May 7, 2020 | 07:03 a.m.

    To hear more of your thoughts, we have posed a number of questions below. We would like to hear from those who have taught using engineering design challenges** as a context to teach standards-based content. A discussion on any one or more of the following issues would be appreciated.  Any examples that you can provide would be very helpful.

    • What are some strategies used to promote active learning in the class?
    • How do you promote team dynamics and accountability with your students?
    • Have you had opportunities to integrate Computational Design Thinking into your engineering design challenges?
    • Were there any difficulties encountered during implementation of the unit of instruction and the process of solving the engineering design challenge?
    • With regard to your own professional development, what training format do you prefer; online or face to face? Why do you prefer that format?

    ** These challenges are problems that students solve using the engineering design process (EDP) or some similar process.  Here is a link to the EDP that we use.  Engineering Design Process Flowchart

  • Icon for: Rebecca Vieyra

    Rebecca Vieyra

    Facilitator
    May 7, 2020 | 07:04 a.m.

    Dear Anant and Team,

    Thank you very much for all of your detailed responses. Given the massive amount of "product" that teachers are creating as a result of involvement in your programs, is there any way that you are able to foster a sense of community beyond the official PD that allows them to share their work? I realize this might not be as much of a concern within a single school building or district that participates as a cohort.

  • Icon for: Anant Kukreti

    Anant Kukreti

    Lead Presenter
    University of Cincinnati
    May 7, 2020 | 09:09 a.m.

    Hello Rebecca,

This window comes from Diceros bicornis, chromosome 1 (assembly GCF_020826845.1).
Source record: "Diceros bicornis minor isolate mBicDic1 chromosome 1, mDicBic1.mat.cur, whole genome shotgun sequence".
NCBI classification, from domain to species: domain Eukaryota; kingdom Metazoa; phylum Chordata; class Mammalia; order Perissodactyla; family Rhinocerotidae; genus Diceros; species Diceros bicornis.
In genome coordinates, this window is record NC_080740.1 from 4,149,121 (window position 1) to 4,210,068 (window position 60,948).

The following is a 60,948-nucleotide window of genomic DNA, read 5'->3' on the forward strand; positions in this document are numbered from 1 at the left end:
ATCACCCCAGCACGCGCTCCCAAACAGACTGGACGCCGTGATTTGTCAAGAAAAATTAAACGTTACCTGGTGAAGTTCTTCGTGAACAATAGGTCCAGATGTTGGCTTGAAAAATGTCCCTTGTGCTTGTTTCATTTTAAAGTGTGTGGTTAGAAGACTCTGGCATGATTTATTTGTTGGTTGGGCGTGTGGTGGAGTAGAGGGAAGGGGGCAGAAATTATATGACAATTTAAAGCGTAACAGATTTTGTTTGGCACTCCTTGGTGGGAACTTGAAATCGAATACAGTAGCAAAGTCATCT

Thank you for getting back to us and for asking about how we foster a sense of community beyond the official PD that allows them to share their work.  In CEEMS 79 teachers completed the two-year program, and each teacher produced on the average 5 CBL-EDP curricular units, a few produced 4 units.  All these units are archived in a CEEMS Instructional Units Website.  So, there are over 350 fully developed and tested CBL-EDP Units available to any teacher to adopt and/or adapt for their own use.  Contact information of the teacher who created and implemented the original unit is also given.  Many of these units are also available in the STEMucation Academy Units Website.  Teachers who participate in the STEMucation Academy’s virtual or face-to-face PD training programs are encouraged to use these units to suit their purpose and are encouraged to contact the teacher who created the unit.  Most of the STEMucation Academy coaches assigned to participants are veteran CEEMS teachers, and they are encouraged to form a leaning community between the teachers assigned to a coach – usually 5 to 6.  Through such a learning community the teachers help one another.  Both the online and face-to-face STEMucation Academy training programs are structured for a group of teachers to collaborate during the training and even afterwards.  Our experience from the CEEMS project has been that teachers learn from one another when they: